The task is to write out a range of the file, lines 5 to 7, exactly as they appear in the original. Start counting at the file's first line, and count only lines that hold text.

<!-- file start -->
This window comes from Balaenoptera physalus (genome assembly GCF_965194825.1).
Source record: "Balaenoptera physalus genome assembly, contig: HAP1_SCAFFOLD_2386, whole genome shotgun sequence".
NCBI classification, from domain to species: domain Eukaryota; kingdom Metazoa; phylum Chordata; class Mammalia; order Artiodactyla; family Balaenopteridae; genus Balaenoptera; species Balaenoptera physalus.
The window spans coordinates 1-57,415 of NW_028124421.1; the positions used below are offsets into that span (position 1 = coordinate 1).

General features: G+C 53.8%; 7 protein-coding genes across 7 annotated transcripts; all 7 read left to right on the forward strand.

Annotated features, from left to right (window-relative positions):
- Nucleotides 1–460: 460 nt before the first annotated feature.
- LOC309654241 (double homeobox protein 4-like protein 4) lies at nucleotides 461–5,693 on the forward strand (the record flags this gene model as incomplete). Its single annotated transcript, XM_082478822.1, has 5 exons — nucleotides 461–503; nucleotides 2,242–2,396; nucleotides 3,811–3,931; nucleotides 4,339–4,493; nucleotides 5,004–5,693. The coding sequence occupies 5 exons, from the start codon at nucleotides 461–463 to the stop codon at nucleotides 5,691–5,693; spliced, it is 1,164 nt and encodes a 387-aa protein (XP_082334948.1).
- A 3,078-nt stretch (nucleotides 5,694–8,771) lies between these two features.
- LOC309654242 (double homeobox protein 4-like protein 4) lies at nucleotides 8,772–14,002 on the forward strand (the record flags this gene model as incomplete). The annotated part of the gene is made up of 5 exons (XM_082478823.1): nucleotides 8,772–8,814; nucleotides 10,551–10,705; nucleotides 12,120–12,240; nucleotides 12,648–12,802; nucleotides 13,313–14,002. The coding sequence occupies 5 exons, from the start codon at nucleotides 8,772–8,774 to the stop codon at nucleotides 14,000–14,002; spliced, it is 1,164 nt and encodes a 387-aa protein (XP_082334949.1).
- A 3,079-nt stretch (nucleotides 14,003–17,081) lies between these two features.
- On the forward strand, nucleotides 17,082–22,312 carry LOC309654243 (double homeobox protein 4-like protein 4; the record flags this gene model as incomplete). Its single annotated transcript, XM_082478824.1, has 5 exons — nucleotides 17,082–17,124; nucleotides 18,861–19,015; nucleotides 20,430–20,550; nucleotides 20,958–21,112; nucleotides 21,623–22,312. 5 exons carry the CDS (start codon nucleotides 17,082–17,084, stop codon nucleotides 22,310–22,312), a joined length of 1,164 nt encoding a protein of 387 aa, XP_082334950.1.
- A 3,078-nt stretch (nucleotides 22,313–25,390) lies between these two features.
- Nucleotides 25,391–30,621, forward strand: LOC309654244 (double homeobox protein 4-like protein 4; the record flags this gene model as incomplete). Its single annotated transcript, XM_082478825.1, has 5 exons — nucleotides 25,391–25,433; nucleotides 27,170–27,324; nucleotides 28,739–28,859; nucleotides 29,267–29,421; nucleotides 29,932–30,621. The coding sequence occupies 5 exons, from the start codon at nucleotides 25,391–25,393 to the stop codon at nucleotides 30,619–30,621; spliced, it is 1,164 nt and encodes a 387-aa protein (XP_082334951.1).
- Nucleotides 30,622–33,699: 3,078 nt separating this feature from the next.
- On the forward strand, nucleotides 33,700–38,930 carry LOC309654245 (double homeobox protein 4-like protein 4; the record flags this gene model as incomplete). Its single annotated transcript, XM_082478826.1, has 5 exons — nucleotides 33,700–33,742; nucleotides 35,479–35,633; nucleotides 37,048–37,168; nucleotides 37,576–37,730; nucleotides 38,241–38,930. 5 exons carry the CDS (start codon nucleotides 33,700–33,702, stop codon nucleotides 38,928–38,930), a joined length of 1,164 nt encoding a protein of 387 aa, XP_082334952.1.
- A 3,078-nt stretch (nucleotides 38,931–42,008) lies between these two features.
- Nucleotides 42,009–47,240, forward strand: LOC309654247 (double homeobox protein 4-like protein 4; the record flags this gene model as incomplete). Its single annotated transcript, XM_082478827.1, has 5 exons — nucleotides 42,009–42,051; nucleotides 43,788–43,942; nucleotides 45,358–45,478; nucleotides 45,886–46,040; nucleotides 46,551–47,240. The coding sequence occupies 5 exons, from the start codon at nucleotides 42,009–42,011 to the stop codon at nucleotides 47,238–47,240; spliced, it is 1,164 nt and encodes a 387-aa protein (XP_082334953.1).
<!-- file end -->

General features: G+C 53.8%; 7 protein-coding genes across 7 annotated transcripts; all 7 read left to right on the forward strand.

Annotated features, from left to right (window-relative positions):
- Nucleotides 1–460: 460 nt before the first annotated feature.